Day & Age
In no universe do mohawks and waistcoats go together. But The Killers continue to churn out throbbing, synth-laden floor-filler that’s equal parts Roxy Music and A Night at the Roxy.
Disjunctive is right.
The Las Vegas quartet’s new album, Day & Age, is mainly just a series of small experiments in melding New Wave and Britpop, most of which end badly.
One of the few bright spots is, oddly enough, the leadoff track, “Human,” in which spurts of tribal drumming are layered beneath atmospheric keys and enough gaiety to set the Manhattan skyline afire.
The rest is sonic glitter. “Joy Ride” is a smooove jazz number that allows frontman Brandon Flowers to stumble through a wrongheaded interpretation of Lou Reed impersonating David Bowie impersonating Bryan Ferry – he’s as sexy as none of the above but certainly slick enough to fool listeners raised on Pink and the Black Eyed Peas. “This Is Your Life” is an arena-rock singalong out of the Book of Coldplay – the chanting chorus of hundreds is no doubt intended to get Bic lighters in the air.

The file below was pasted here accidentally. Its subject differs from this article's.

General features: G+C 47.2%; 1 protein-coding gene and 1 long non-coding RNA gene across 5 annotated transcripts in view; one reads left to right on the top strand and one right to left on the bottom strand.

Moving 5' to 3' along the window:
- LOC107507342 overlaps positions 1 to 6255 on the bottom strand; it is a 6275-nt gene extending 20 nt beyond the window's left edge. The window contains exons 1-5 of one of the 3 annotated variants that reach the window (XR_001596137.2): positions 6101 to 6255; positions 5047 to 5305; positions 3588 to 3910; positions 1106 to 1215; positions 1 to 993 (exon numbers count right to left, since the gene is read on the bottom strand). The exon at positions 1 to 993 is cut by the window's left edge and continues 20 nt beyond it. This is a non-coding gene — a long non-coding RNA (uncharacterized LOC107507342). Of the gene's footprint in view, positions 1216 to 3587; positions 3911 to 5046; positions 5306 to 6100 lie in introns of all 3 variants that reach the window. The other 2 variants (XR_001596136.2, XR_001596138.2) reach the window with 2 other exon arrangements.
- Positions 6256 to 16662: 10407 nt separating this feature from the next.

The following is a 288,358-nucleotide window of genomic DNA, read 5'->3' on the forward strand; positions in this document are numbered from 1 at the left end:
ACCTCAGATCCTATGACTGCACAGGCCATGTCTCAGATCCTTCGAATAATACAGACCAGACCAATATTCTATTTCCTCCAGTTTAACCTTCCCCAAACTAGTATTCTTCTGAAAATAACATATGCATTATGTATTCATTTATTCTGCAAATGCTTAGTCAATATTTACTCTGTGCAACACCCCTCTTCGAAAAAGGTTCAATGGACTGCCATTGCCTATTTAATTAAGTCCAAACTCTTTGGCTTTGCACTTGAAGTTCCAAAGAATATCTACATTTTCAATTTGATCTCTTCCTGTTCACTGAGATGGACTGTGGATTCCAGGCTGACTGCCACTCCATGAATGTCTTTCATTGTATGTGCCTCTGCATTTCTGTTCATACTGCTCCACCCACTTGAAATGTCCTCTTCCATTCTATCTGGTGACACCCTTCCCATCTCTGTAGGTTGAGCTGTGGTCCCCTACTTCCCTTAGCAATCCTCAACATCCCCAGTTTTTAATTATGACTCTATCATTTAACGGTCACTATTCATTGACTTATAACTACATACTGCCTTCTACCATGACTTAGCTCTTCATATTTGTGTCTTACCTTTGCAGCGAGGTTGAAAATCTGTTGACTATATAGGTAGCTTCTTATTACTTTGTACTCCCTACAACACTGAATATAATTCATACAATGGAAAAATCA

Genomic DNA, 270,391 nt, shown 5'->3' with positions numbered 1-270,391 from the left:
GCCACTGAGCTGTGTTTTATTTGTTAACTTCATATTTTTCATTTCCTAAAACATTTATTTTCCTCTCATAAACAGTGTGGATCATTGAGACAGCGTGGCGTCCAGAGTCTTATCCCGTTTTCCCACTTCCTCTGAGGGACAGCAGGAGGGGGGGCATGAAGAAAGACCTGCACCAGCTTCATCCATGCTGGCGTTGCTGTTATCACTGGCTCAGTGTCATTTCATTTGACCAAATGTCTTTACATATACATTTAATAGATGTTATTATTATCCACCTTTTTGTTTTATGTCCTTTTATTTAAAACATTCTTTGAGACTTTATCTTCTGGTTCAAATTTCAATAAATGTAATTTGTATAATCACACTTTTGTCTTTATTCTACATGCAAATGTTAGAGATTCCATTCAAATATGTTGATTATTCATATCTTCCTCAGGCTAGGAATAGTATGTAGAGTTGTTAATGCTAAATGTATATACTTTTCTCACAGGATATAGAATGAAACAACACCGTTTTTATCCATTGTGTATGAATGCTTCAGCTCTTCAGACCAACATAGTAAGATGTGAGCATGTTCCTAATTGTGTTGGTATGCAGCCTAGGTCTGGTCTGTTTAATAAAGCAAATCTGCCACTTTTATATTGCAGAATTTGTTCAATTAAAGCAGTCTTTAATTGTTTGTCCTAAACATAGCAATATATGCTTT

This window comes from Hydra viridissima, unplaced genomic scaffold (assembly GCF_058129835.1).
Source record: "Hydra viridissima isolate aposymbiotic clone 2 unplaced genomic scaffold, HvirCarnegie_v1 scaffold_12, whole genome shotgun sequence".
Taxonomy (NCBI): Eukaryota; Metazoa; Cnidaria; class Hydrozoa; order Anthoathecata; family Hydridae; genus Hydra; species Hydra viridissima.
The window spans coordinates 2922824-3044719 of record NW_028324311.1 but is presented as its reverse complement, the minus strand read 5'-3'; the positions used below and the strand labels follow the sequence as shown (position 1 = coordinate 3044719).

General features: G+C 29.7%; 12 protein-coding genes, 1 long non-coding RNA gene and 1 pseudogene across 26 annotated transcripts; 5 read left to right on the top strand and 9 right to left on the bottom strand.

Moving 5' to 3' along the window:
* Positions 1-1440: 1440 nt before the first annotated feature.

Whether by way of the flash of their hometown, their youthful snobbery, or their impressive record collection (that stops at around 1985), The Killers have concocted 2008’s stuck-up album of the year, full of pomp and circumstance that serves only to cover up the players’ marginal skills, built more on cobbling influences together than doing something original. Seems that even Flowers and company have their suspicions. In the album’s swansong, “Good Night, Travel Well,” the band asks, “How long will this flash in the pan last?”